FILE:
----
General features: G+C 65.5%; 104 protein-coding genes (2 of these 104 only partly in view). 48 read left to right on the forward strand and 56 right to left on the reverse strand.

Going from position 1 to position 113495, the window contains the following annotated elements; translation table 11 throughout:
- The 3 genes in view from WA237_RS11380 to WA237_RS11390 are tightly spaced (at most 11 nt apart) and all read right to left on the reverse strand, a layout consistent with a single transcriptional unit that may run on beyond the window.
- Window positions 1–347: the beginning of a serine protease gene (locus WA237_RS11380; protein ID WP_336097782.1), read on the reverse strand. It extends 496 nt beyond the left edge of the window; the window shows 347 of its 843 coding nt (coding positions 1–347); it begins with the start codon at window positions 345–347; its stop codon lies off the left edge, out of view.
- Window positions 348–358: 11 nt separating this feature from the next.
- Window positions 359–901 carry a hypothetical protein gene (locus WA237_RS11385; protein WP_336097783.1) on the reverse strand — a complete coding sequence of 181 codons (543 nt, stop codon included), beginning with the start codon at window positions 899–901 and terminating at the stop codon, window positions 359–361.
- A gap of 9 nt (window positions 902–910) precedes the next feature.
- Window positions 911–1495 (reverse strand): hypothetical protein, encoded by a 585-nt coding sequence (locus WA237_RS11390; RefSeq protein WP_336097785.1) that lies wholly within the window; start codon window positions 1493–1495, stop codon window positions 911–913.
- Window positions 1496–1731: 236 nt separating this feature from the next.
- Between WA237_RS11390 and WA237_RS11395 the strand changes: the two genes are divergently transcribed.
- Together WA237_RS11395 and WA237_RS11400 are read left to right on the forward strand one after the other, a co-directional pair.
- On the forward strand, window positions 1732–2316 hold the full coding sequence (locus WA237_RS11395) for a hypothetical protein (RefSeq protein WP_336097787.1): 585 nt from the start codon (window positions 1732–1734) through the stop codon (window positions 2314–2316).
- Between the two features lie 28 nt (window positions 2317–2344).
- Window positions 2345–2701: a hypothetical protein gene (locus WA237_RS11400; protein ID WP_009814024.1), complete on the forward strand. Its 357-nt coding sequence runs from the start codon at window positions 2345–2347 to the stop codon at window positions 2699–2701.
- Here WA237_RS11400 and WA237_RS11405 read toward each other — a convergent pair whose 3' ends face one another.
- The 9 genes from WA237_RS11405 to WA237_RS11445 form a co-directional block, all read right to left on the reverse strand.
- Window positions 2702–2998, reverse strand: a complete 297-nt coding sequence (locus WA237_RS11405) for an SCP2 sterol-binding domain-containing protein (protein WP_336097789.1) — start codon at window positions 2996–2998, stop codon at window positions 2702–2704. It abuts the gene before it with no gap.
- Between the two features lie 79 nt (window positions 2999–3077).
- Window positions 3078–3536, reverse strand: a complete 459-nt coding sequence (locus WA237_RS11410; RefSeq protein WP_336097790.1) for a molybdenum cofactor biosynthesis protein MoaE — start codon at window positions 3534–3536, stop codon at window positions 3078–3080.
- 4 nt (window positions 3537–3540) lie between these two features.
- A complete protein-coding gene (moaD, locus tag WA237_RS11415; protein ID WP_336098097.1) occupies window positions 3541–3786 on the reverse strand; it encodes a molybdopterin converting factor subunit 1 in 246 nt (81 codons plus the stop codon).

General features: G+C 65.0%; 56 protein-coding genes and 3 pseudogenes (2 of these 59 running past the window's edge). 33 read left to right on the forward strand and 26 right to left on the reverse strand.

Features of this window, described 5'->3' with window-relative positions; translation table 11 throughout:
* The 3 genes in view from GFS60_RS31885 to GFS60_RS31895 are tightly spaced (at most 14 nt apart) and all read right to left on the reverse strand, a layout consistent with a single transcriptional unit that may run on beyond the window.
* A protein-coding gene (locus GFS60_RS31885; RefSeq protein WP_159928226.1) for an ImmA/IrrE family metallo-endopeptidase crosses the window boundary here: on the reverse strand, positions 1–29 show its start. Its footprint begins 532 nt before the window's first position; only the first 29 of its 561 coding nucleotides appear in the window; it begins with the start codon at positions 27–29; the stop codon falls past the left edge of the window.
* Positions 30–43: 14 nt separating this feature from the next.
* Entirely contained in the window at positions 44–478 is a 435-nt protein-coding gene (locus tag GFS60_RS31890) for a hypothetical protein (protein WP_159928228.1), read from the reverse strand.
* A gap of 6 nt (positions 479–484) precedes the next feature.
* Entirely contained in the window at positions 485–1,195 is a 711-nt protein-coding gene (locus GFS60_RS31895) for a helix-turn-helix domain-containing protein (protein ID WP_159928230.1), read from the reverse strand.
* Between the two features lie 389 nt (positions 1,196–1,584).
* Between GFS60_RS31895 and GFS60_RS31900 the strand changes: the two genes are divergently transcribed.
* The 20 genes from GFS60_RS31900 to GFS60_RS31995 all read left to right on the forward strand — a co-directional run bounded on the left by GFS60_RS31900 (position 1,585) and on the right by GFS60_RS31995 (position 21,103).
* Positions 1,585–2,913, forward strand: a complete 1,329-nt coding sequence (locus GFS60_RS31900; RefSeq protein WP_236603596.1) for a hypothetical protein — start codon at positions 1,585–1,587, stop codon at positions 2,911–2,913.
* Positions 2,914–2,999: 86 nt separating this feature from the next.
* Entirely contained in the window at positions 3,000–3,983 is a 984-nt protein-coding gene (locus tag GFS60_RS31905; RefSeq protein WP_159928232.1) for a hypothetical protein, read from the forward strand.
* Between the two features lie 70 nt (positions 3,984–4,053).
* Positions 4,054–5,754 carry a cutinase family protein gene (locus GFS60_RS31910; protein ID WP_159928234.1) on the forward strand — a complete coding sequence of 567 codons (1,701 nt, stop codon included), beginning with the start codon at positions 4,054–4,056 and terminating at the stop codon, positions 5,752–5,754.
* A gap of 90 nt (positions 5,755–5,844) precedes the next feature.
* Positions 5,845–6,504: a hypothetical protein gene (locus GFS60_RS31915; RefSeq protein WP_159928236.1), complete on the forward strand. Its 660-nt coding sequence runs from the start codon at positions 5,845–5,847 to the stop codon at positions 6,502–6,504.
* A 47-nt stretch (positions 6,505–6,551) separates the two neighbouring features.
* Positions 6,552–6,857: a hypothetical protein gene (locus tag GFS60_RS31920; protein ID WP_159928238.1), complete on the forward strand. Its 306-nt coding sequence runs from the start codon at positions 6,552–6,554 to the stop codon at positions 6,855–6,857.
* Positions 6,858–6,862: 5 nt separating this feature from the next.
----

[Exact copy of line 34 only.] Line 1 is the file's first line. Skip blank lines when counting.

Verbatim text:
* Positions 2,914–2,999: 86 nt separating this feature from the next.